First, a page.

The sky looked heavy, the clouds about to burst. I was walking briskly along the sidewalks of Congressional Avenue, my mouth already watering. I was looking forward to a brimming plate of Tuguegarao’s Pancit Batil Patong but got something else entirely. The Pancit Batil Patong place in Muñoz was closed at the moment.
Down-spirited, I hurried back and crossed the street to the main avenue when my eye caught something, I looked again, unable to believe it; a small hole in the wall right across the highway is selling one of Puerto Princesa’s most popular noodle soup, Chao Long.
I’ve tried this dish, usually at Bona’s Chao Long, during the few time I’ve visited Palawan’s capital. While it isn’t really my favorite, I decided to check this place and see if their Chao Long’s any good. Besides, their French bread and Toasted Siopao looked quite appetizing, it was more than enough reason to go in and order.
Bread & Bakers, the place is called. And yes, it is a bakery of sorts, offering crinkles, egg pies and the usual baker fares. Jay, the owner, is a local of Puerto Princesa. He decided to add Chao Long (which he playfully re-spelled as Chow Long) and Toasted Siopaos to their menu just weeks prior; great timing, I thought to myself.
I got to chat with him a bit after placing our orders, it turned out he’s related to a few of my friends in Puerto Princesa; his niece even owning Abuleighcious, one of the restaurants I’ve tried there a few years back. Small world, eh?
After a few minutes my buddy arrived just in time for lunch.
We ordered two bowls of Chao Long (Php50.00 each) which comes with a plate of basil leaves, bean sprouts and chili paste. Unfortunately their French Bread (Php30.00), which comes with pork barbecue filling among others, was not available at the moment. They were kind enough to give us one without the stuffing though, plus points for them.
We were also curious with their toasted siopao, a delicacy more common in the Bicol Region than in Palawan. The buns looked like small glazed pandesals. The cost? A measly Php9.00 per piece.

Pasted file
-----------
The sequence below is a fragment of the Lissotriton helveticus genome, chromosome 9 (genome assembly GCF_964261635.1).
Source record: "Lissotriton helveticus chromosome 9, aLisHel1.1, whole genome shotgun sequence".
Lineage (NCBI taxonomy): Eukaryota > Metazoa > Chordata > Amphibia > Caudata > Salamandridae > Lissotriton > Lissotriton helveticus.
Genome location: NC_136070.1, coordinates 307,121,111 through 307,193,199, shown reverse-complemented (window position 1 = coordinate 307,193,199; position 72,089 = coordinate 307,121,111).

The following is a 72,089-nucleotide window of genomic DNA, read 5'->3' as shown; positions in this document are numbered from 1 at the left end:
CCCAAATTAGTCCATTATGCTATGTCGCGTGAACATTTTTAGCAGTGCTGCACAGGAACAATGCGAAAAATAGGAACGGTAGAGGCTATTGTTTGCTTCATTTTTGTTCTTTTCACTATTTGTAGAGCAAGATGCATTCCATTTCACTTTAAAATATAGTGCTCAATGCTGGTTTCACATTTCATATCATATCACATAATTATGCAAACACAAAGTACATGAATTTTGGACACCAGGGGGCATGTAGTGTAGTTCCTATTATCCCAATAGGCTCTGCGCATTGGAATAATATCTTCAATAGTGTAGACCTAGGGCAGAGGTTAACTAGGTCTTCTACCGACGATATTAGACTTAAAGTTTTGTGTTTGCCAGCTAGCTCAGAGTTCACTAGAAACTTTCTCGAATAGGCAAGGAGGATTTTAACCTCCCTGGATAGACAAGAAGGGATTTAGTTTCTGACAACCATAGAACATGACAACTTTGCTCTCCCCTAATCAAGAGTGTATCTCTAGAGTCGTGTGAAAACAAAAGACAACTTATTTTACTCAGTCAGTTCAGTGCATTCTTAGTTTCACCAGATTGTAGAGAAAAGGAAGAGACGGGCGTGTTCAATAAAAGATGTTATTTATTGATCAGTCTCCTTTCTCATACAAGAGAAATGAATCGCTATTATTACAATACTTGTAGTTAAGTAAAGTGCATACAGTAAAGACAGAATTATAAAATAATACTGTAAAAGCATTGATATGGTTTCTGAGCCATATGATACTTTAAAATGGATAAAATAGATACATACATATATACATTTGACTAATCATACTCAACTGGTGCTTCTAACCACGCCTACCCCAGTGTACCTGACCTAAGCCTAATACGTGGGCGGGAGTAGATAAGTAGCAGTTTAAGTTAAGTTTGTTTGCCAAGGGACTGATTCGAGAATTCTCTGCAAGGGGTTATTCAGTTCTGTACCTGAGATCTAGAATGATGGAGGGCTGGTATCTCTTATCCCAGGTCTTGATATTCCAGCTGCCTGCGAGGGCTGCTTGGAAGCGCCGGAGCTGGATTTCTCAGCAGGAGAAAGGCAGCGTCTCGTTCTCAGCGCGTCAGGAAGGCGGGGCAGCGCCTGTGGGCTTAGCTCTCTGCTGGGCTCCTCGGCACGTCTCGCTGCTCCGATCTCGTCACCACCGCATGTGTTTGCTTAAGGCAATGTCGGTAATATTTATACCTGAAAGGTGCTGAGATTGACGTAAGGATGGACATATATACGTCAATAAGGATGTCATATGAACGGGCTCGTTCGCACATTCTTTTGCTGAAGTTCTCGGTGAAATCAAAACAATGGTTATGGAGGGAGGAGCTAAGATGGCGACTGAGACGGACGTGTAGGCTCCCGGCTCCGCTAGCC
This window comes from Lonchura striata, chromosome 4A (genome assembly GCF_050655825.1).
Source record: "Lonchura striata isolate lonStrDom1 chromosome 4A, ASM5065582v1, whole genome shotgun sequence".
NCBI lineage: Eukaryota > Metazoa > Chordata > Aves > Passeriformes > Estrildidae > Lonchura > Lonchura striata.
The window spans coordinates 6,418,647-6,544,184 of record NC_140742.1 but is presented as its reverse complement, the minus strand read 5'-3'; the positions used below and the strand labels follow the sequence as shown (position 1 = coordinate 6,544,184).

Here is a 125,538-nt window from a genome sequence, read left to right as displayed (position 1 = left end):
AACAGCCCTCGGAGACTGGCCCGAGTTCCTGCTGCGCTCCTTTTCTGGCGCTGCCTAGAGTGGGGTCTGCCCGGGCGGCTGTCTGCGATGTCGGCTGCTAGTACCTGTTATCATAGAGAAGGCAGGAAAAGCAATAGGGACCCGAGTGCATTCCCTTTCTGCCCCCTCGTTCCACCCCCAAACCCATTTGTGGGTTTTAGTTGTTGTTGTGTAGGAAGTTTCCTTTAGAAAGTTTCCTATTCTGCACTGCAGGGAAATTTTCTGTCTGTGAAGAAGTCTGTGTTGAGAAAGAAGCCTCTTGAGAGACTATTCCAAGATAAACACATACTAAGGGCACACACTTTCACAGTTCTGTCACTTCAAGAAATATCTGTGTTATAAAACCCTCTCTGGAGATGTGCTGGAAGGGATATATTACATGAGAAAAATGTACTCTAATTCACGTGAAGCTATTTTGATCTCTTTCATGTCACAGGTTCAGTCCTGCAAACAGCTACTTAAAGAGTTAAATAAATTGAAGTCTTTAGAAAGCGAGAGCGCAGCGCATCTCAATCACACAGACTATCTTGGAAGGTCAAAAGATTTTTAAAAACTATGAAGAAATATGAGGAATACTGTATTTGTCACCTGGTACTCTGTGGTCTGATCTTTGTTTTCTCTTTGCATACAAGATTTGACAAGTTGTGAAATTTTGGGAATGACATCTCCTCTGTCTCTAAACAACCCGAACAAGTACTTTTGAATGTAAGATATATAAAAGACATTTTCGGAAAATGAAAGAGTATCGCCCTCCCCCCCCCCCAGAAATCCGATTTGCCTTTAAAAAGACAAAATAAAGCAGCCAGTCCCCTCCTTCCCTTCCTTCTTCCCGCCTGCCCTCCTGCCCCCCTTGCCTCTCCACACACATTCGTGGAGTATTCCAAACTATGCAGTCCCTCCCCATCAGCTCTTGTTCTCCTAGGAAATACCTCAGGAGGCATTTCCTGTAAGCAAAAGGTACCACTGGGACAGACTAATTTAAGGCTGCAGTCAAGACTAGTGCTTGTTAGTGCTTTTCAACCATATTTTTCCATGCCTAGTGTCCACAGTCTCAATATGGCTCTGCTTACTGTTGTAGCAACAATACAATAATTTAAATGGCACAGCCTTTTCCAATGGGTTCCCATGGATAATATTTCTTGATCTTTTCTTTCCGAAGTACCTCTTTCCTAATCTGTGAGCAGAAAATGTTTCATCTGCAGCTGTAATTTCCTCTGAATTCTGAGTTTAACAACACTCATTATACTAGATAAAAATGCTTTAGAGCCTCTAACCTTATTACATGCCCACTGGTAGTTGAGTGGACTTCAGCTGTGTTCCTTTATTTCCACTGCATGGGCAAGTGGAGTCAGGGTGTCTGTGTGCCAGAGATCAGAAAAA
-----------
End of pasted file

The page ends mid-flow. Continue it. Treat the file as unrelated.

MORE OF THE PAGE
The toasted siopaos were stuffed with giniling-like meat and a few slices of hard-boiled egg. I guess this is the guisado version of a normal siopao. While the stuffing is not quite packed, it was enough to make the whole piece tasty. The buns were soft and not that heavy. I liked it.
Then it was time for Chao Long. The Vietnamese-inspired noodle was served on regular-sized bowls and has that signature orangey achuete color. Its noodles, called ho phan, are made from rice. I can see not a few pieces of beef strips swimming along the steaming soup.
My mouth was starting to water once more.
The first sip brought me back to Puerto Princesa City.
It tasted the same; no let me correct that, better than the Chao Longs I’ve tried in the city.
It still has that slightly sweet flavor I dislike before, but seemed quite right this time. The meat were super tender. The bean sprouts added a bit of crunch and texture, while the chili spelled more spunk to the soup. I held off on the basil leaves though, I generally don’t really like how they taste. The plain French bread was perfect for dunking into the bowl, crispy and soggy all at the same time.
The heavens finally gave, the rain poured. And I totally forgot about the missed Pancit Batil Patong I was craving for.
Bread & Bakers
Address: 282-C Roosevelt Ave., Muñoz, Quezon City
Contact Number: (02) 416-9058 | (0999) 902-6002
Open Hours: 6:00AM – 10:00PM Everyday
GPS Coordinates: 14°39'01.1"N 121°01'05.4"E